• Pro: No need to spend all that ca$h money on a solar system or modify your stock van electrical system.
    • Con: Requires secondary fuel supply, can be noisy, not stealthy and you will have to secure it to keep it from being taken off the back of your van.

Sooo many options there! This is total personal preference at work. Do you like cooking with propane? Are you scared of propane in your van? Do you need a fridge? Must you have a sink? Do you want a toilet? Shower? Must have that hair dryer?!

Kindred Essentials All-in-One Kit 15-inch x 15-inch x 6-inch Deep Drop-In Bar or Utility Sink in Satin Stainless Steel, FBFS602NKITCamplux 5L 1.32 GPM Outdoor Portable Propane Tankless Water HeaterImage result for hair dryer

Most appliances you will put in your van should be running on a 12V system. Some appliances (like plug-in appliances (blender, hair dryer, induction stove) that you don’t want to hardwire into your van can be used by utilizing an inverter.

Inverter: An inverter uses your 12V DC (direct current) battery power and converts it to 120 Volts AC (alternating current) just like your outlets at home. An inverter will typically have 1-2 wall plugs on it which you can use to plug in any household appliance (you can plug in extension cords into these and run them behind your walls so you can have an outlet anywhere in your van that you want). Remember that this power conversion is not perfectly efficient so when you can hardwire something in at 12 Volts, you should. Example: Water pump for sink, fridge, fan, ect.

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Typical appliances I’ve seen: induction stove, propane stove, fridge, fan, water pump (for sink or shower), water heater, toilet, microwave, oven, pretty much anything you have at home.

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You need to decide early on if you are going to keep your windows (if your van came stock with them) or if you are going to insulate and cover everything. Most of the heat loss (in cold temps) or heat gain (in hot temps) is through the glass windows. You need to decide early on if you are going to keep these or not. Keeping or covering the windows will really change your storage design. Some people build shelving and closets, if you are going to keep the windows this will obviously be a challenge.

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Building Materials:

There are plenty of building materials to choose from. I’ve seen bed frames from metal, whole builds from hardwood, ply board, pressboard, laminate, ect. I would stay away from stone for countertops and flooring because it is very heavy and can crack. You want something that will flex a little with the movement of your vehicle. I did my build from pine plywood for most of the framing, pine hardwood for counter tops, and ton-n-groove pine for the ceiling. Wood can be difficult to work with, but is the easiest to be molded or cut to the shape that you desire.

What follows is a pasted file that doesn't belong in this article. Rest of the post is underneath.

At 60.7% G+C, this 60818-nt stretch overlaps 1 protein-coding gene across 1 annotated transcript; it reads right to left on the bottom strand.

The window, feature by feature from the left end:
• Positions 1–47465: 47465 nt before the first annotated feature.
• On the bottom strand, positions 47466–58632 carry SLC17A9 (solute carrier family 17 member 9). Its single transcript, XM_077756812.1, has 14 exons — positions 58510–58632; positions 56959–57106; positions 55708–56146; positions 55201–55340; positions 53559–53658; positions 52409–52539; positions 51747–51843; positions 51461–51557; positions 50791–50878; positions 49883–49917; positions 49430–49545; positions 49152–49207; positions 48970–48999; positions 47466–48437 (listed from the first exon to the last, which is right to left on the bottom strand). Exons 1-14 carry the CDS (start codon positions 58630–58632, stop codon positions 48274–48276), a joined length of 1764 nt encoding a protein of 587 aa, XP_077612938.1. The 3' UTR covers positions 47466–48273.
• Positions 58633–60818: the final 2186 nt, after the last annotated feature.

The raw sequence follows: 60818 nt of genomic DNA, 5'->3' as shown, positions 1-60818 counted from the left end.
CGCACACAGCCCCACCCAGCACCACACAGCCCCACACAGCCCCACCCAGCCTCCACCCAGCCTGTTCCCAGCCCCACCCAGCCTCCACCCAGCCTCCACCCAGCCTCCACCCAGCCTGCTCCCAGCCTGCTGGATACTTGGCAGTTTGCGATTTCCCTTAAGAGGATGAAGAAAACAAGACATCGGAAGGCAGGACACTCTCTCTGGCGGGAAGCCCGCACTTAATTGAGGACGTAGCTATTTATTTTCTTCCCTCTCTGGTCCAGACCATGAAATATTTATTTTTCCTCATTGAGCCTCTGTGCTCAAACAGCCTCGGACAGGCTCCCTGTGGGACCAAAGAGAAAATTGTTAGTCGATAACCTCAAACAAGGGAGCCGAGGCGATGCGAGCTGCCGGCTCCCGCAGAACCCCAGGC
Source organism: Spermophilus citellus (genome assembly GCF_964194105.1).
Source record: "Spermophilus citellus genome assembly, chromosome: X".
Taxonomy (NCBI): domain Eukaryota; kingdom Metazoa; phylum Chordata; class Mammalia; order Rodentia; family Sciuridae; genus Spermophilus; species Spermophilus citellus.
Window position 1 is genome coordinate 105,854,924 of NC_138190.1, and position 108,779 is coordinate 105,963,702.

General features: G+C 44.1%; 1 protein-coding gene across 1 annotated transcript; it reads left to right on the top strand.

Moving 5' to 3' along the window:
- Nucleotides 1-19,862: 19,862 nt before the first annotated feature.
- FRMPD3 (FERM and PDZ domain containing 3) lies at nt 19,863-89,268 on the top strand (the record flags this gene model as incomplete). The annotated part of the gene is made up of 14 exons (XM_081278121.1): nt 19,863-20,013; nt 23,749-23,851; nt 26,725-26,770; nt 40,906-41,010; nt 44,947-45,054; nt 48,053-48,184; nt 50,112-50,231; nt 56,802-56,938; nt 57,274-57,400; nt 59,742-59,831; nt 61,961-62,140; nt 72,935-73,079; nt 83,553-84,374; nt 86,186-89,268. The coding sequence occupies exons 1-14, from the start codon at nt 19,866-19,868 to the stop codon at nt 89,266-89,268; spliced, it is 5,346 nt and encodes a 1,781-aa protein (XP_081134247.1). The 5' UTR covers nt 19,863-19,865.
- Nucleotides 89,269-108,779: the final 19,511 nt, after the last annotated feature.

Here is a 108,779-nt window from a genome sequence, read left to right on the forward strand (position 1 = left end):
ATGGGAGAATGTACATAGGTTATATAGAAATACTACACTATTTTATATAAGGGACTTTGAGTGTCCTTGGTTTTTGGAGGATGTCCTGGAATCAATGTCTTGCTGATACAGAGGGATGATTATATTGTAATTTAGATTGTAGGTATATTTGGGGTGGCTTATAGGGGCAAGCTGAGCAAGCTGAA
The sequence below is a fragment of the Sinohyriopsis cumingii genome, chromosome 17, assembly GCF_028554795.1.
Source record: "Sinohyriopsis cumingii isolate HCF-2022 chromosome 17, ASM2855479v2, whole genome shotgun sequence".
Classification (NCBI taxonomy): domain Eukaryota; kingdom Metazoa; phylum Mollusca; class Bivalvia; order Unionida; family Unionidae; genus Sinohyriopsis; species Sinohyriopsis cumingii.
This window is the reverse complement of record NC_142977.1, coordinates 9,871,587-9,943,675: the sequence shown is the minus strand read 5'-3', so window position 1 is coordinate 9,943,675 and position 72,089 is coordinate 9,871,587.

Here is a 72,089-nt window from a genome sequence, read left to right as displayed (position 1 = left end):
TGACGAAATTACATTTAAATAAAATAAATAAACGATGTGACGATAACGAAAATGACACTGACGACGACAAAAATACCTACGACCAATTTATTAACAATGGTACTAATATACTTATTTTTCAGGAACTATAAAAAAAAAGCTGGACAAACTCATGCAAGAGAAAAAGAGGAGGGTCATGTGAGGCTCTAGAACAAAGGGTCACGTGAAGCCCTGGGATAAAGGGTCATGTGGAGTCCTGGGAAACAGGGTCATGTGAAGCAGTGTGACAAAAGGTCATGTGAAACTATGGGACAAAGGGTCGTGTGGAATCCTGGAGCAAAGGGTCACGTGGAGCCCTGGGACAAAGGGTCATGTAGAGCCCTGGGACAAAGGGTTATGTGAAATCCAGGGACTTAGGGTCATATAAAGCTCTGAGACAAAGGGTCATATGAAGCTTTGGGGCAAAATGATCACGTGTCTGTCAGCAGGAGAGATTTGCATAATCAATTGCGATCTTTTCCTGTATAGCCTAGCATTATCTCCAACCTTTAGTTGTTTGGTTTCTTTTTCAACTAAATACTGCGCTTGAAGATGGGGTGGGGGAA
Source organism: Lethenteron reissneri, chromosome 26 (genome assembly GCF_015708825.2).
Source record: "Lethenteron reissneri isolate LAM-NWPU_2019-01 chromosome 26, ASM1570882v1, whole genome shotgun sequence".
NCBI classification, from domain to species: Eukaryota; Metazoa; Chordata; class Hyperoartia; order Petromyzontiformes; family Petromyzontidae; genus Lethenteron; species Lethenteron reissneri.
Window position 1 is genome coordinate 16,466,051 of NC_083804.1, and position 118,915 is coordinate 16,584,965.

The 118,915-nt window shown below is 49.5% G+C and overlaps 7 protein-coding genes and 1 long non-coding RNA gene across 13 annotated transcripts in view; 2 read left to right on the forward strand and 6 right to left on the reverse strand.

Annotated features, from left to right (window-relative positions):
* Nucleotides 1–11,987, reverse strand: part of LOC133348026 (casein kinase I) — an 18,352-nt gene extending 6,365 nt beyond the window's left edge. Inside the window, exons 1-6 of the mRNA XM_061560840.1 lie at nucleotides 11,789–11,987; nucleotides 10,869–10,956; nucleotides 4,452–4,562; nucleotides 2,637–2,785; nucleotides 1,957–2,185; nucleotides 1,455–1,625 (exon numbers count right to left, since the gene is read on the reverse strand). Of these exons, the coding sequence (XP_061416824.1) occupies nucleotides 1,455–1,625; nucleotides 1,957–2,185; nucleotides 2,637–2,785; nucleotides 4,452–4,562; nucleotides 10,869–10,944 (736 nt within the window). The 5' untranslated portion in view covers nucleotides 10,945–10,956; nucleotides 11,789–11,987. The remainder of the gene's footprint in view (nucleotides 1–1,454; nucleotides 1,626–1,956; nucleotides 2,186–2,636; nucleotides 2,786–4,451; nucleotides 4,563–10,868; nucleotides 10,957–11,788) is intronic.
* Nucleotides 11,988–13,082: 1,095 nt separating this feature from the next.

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My Design:

Bed: I chose to have side-to-side bed (I am 5’7”) that was low enough to the floor that I could still sit up in it and use it as a couch.

Insulation: This wasn’t a huge priority as I can always cuddle up in a sleeping bag and it doesn’t get killer cold in the Southwest.

Power: I opted for a solar powered setup (I live in the Southwest) more specs on system in Electronics section.


  • Fantastic Fan – Used for ventilation when cooking and cooling off in summer.
  • Fridge – I opted for a 12 Volt fridge to keep my beer cold!
  • Stove – I opted for propane, it’s cheap and I love cooking with gas. Some people are very cautious when it comes to propane gas so they decide to go with induction stoves. However induction stoves will use a lot of your battery power, they require about 1,800 Watts at full blast, which gives 1-2 hours of cooking time before your batteries may drain (depending on their capacity). There is no right answer here, just do what makes sense for you.
  • Sink – I opted for a small sink with water pump, gotta clean those dishes!
  • Lights – I went with two sets of LEDs, one bright to find things and get crap done, one for ambience and chillin.

Storage: Lastly I wanted to keep my entire build below the windows. This was very important to me as I wanted an open layout in my van and didn’t want to feel like I was stuck in a fart coffin . . . just sayin!

Building Materials: I decided to go all wood on my ceiling, walls, and floor as I wanted a nice aesthetic finish. I planned on painting the walls and main body of the bed/cabinets white while leaving the countertop, drawers, cabinet covers, ceiling, and floor its natural wooden finish.

Don’t stress if you don’t have every detail all worked out to a Tee! The design can develop as you begin building. You will have to adjust your design as you go when you realize the size and dimensions of your appliances which will fix and bound the dimensions of your build.